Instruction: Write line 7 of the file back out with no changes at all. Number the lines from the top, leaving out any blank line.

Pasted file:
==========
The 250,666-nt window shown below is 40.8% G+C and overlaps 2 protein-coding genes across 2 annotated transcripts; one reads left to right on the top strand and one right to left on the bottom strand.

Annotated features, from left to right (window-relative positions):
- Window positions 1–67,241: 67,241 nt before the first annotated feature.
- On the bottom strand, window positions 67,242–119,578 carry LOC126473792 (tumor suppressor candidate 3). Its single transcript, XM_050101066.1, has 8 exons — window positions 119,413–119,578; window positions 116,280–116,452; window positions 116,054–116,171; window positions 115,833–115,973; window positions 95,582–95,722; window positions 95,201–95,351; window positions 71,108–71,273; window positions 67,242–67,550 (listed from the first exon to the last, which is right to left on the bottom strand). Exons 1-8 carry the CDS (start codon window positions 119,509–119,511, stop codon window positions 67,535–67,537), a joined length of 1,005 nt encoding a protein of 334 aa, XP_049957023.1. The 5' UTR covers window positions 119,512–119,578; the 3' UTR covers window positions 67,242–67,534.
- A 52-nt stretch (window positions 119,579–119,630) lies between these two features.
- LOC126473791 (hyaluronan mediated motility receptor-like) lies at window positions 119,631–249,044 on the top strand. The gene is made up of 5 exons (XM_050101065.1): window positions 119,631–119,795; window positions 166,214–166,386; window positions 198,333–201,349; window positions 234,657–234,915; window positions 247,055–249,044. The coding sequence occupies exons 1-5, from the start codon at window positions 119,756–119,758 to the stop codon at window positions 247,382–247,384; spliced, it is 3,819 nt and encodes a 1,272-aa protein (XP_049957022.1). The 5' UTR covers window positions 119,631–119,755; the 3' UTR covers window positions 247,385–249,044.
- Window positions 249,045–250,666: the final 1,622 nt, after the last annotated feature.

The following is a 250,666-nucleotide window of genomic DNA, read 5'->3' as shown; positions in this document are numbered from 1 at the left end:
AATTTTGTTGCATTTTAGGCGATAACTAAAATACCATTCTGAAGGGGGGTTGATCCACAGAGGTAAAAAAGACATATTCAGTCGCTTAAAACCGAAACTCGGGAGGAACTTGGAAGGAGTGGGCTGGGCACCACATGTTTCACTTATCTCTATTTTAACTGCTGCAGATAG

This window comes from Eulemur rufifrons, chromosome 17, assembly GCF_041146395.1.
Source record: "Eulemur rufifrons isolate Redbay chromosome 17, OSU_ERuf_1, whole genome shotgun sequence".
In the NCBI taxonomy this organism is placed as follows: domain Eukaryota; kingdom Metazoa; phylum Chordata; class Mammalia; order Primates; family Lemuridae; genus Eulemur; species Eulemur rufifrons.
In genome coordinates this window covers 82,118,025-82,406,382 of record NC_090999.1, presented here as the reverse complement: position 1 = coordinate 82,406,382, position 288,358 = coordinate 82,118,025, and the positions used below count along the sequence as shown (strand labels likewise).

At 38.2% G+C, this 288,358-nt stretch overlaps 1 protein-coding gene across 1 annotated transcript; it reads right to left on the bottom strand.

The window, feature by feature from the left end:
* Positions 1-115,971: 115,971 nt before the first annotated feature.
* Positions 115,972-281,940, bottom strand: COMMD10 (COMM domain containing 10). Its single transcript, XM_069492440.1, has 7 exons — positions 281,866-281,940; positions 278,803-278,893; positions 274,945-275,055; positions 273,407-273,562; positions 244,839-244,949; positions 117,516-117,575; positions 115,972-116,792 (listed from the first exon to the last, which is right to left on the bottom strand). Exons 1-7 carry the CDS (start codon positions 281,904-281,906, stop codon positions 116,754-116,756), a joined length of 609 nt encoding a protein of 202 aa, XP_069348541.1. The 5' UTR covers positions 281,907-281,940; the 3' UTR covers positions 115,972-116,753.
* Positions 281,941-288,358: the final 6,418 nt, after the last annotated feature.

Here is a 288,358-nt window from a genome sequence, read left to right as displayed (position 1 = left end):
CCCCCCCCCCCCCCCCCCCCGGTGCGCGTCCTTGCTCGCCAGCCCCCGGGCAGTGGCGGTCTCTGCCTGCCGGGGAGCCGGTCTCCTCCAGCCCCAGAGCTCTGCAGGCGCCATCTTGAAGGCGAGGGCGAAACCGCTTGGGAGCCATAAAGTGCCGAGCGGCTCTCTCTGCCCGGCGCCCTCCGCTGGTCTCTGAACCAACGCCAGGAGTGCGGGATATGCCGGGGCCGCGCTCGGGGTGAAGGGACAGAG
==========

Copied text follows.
- Window positions 249,045–250,666: the final 1,622 nt, after the last annotated feature.